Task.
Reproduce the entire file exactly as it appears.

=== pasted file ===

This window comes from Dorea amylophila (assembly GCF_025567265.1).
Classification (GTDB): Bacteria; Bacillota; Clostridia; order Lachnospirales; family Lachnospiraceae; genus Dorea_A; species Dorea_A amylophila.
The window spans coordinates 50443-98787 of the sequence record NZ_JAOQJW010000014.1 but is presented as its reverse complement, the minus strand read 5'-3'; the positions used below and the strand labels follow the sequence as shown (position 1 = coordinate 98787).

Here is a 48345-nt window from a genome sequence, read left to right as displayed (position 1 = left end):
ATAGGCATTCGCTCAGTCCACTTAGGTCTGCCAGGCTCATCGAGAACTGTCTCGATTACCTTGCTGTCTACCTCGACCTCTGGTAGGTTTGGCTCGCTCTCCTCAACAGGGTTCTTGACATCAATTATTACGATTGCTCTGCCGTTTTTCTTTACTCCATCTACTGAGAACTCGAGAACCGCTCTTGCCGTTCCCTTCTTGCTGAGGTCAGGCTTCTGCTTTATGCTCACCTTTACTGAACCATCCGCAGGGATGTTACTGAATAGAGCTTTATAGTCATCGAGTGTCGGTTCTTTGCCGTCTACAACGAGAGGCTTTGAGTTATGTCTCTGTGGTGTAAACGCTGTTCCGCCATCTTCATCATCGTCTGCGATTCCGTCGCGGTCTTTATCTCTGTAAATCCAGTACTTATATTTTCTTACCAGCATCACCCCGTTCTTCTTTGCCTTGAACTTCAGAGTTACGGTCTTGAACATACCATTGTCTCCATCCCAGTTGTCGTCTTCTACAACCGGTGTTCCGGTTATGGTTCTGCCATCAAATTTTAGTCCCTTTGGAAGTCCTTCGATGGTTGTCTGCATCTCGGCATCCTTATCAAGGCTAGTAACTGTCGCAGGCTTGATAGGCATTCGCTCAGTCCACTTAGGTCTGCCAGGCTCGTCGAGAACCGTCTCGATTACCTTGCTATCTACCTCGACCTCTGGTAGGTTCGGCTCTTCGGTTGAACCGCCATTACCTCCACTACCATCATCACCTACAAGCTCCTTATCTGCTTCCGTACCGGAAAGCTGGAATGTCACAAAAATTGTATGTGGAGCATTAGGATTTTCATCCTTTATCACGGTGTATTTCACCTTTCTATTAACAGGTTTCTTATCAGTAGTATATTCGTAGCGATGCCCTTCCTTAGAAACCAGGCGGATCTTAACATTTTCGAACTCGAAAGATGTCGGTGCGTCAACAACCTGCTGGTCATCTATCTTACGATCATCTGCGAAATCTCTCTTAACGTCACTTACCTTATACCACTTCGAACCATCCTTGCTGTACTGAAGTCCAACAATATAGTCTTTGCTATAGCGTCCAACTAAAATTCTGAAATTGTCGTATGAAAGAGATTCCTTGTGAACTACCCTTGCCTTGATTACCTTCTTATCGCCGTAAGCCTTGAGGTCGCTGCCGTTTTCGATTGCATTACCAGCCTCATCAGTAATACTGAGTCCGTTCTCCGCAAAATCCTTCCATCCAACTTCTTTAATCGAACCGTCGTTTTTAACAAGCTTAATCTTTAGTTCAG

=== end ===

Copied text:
This window comes from Dorea amylophila (assembly GCF_025567265.1).
Classification (GTDB): Bacteria; Bacillota; Clostridia; order Lachnospirales; family Lachnospiraceae; genus Dorea_A; species Dorea_A amylophila.
The window spans coordinates 50443-98787 of the sequence record NZ_JAOQJW010000014.1 but is presented as its reverse complement, the minus strand read 5'-3'; the positions used below and the strand labels follow the sequence as shown (position 1 = coordinate 98787).

Here is a 48345-nt window from a genome sequence, read left to right as displayed (position 1 = left end):
ATAGGCATTCGCTCAGTCCACTTAGGTCTGCCAGGCTCATCGAGAACTGTCTCGATTACCTTGCTGTCTACCTCGACCTCTGGTAGGTTTGGCTCGCTCTCCTCAACAGGGTTCTTGACATCAATTATTACGATTGCTCTGCCGTTTTTCTTTACTCCATCTACTGAGAACTCGAGAACCGCTCTTGCCGTTCCCTTCTTGCTGAGGTCAGGCTTCTGCTTTATGCTCACCTTTACTGAACCATCCGCAGGGATGTTACTGAATAGAGCTTTATAGTCATCGAGTGTCGGTTCTTTGCCGTCTACAACGAGAGGCTTTGAGTTATGTCTCTGTGGTGTAAACGCTGTTCCGCCATCTTCATCATCGTCTGCGATTCCGTCGCGGTCTTTATCTCTGTAAATCCAGTACTTATATTTTCTTACCAGCATCACCCCGTTCTTCTTTGCCTTGAACTTCAGAGTTACGGTCTTGAACATACCATTGTCTCCATCCCAGTTGTCGTCTTCTACAACCGGTGTTCCGGTTATGGTTCTGCCATCAAATTTTAGTCCCTTTGGAAGTCCTTCGATGGTTGTCTGCATCTCGGCATCCTTATCAAGGCTAGTAACTGTCGCAGGCTTGATAGGCATTCGCTCAGTCCACTTAGGTCTGCCAGGCTCGTCGAGAACCGTCTCGATTACCTTGCTATCTACCTCGACCTCTGGTAGGTTCGGCTCTTCGGTTGAACCGCCATTACCTCCACTACCATCATCACCTACAAGCTCCTTATCTGCTTCCGTACCGGAAAGCTGGAATGTCACAAAAATTGTATGTGGAGCATTAGGATTTTCATCCTTTATCACGGTGTATTTCACCTTTCTATTAACAGGTTTCTTATCAGTAGTATATTCGTAGCGATGCCCTTCCTTAGAAACCAGGCGGATCTTAACATTTTCGAACTCGAAAGATGTCGGTGCGTCAACAACCTGCTGGTCATCTATCTTACGATCATCTGCGAAATCTCTCTTAACGTCACTTACCTTATACCACTTCGAACCATCCTTGCTGTACTGAAGTCCAACAATATAGTCTTTGCTATAGCGTCCAACTAAAATTCTGAAATTGTCGTATGAAAGAGATTCCTTGTGAACTACCCTTGCCTTGATTACCTTCTTATCGCCGTAAGCCTTGAGGTCGCTGCCGTTTTCGATTGCATTACCAGCCTCATCAGTAATACTGAGTCCGTTCTCCGCAAAATCCTTCCATCCAACTTCTTTAATCGAACCGTCGTTTTTAACAAGCTTAATCTTTAGTTCAG